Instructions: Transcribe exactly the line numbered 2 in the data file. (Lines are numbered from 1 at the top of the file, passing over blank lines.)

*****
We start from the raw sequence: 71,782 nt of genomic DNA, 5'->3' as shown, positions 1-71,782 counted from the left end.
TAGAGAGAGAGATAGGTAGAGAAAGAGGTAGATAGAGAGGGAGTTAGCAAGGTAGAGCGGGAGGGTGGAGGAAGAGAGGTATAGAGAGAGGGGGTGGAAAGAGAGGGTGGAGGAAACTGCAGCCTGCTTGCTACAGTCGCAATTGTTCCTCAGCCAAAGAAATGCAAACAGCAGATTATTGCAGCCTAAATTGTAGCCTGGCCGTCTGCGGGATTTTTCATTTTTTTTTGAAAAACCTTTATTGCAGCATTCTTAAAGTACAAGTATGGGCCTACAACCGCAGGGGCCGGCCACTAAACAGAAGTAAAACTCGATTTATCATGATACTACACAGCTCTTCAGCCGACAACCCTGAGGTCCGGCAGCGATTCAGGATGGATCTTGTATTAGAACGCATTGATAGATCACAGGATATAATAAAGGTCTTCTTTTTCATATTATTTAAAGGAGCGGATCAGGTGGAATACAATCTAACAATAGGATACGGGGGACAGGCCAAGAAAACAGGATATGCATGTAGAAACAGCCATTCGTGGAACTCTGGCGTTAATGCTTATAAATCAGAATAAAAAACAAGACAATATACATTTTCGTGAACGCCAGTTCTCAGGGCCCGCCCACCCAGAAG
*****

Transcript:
TAGAGAGAGAGATAGGTAGAGAAAGAGGTAGATAGAGAGGGAGTTAGCAAGGTAGAGCGGGAGGGTGGAGGAAGAGAGGTATAGAGAGAGGGGGTGGAAAGAGAGGGTGGAGGAAACTGCAGCCTGCTTGCTACAGTCGCAATTGTTCCTCAGCCAAAGAAATGCAAACAGCAGATTATTGCAGCCTAAATTGTAGCCTGGCCGTCTGCGGGATTTTTCATTTTTTTTTGAAAAACCTTTATTGCAGCATTCTTAAAGTACAAGTATGGGCCTACAACCGCAGGGGCCGGCCACTAAACAGAAGTAAAACTCGATTTATCATGATACTACACAGCTCTTCAGCCGACAACCCTGAGGTCCGGCAGCGATTCAGGATGGATCTTGTATTAGAACGCATTGATAGATCACAGGATATAATAAAGGTCTTCTTTTTCATATTATTTAAAGGAGCGGATCAGGTGGAATACAATCTAACAATAGGATACGGGGGACAGGCCAAGAAAACAGGATATGCATGTAGAAACAGCCATTCGTGGAACTCTGGCGTTAATGCTTATAAATCAGAATAAAAAACAAGACAATATACATTTTCGTGAACGCCAGTTCTCAGGGCCCGCCCACCCAGAAG